His parents thought television would stifle his creativity. Now, Aladdin Freeman ’94 is directing live ESPN coverage for audiences around the world.
Aladdin Freeman ’94 stands on the theater stage of MGM’s casino at National Harbor, outside Washington, D.C, worrying over what he calls a “tiffany.” The delicate-sounding word comes from a man no one could consider delicate. An EHS football standout whose smash-mouth play earned him the nickname “Freight Train,” Freeman still has a gridiron physique and tough-guy look. T-shirt and shorts, hair cropped close. Shoulders as wide as a highway overpass. Knees each sporting a long scar from surgery.
Yet Freeman’s job, he readily acknowledges, demands a wedding planner’s attention to details. Including the tiffany. In less than 36 hours, the MGM theater will host a highly anticipated boxing match between two undefeated junior welterweights. ESPN is airing the fight, and Freeman, who directs boxing, college football, tennis, and occasional other sports for the media giant, is responsible for creating a broadcast that makes this humble venue, capacity 3,000, pulse like Madison Square Garden with 20,000 in the house.
From the stage, Freeman surveys the theater and runs through a mental checklist. Crews have assembled the boxing ring on the theater floor, in front of the rising rows of seats, and Freeman considers the ring walk, the entrance of the two fighters into the theater. Is each boxer’s path laid out so that ESPN’s cameras can capture the moment with drama? Also, he’s worried about the boxers’ dressing rooms, where MGM has put down plastic to protect carpets from the fighter’s shuffling feet as they warm up. Will the plastic crinkle and pop like firecrackers and disrupt his audio feed?
And the tiffany — that bundle of microphones that dangles above the ring. Freeman has watched boxing on television since he was about 5 years old, and he knows that the sound of flesh absorbing blows is critical to the broadcast. But is the tiffany too high to catch that audio? Or … is it so low that a boxer can jump up and grab it?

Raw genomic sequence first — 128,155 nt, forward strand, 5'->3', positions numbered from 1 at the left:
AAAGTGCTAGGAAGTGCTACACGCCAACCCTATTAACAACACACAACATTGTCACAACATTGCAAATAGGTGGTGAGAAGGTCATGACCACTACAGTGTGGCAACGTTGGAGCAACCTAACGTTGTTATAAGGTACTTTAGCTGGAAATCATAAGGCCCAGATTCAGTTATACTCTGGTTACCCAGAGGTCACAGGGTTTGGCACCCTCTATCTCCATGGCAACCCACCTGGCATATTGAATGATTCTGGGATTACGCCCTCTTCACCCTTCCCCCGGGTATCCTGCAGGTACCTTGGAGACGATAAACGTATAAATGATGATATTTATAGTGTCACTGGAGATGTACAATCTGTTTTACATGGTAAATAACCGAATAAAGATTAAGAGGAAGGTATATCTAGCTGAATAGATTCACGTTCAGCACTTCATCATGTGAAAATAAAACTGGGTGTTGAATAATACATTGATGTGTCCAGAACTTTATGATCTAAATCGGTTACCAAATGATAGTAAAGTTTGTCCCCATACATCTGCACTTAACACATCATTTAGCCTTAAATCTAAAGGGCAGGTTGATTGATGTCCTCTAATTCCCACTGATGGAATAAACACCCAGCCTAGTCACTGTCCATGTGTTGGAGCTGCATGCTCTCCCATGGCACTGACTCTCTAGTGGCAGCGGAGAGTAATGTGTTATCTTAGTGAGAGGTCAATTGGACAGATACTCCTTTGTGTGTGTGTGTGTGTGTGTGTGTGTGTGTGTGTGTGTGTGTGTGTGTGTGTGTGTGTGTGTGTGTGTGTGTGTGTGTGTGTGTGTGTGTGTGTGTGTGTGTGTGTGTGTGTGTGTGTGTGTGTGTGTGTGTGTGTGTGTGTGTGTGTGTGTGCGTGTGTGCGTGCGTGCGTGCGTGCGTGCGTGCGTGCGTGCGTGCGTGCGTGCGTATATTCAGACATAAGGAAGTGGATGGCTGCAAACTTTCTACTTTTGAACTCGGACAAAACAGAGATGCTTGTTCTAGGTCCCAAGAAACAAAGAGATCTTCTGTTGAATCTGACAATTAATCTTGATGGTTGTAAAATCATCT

Freeman has seen a fighter do exactly that. Indeed, after 20 years with ESPN working broadcasts ranging from Wimbledon to Monday Night Football, from X Games to professional bowling, he’s learned that he has to plan for the unexpected, even the unthinkable. And while he doesn’t know it yet, tomorrow’s fight at National Harbor will be no exception.
There’s rich irony in the fact that Freeman is a top television director. Growing up, his parents didn’t own a TV because they believed hours in its thrall stifled creativity. But for big boxing matches, the family rented a set. His father, who grew up in the 1940s, when boxing was a favorite American pastime, had gone to fights with his family, everyone dressed in their finest. He passed on his love of the sport to his son, the two of them gathering around their rental, with Aladdin offering commentary even as a tyke.
At Episcopal, Freeman gathered his friends to watch Tuesday night fights broadcast on cable. But it was football that became his playing passion. A bruising fullback, he helped lead teams that lost only two games over three years and posted undefeated seasons in 1991 and 1992 — the first in 30 years at the School. Those teams were inducted into the EHS Athletics Hall of Fame.
Though Hummel Bowl stands filled with cheers of “Freight Train” when he ran, Freeman was enormously popular on campus because of his warmth and infectious good nature, faculty remember. “He could have been the biggest, toughest, baddest guy on campus,” says English teacher Whit Morgan. “He just rejected that in favor of sheer friendliness and exuberance. He was all smiles; he never busted an attitude.”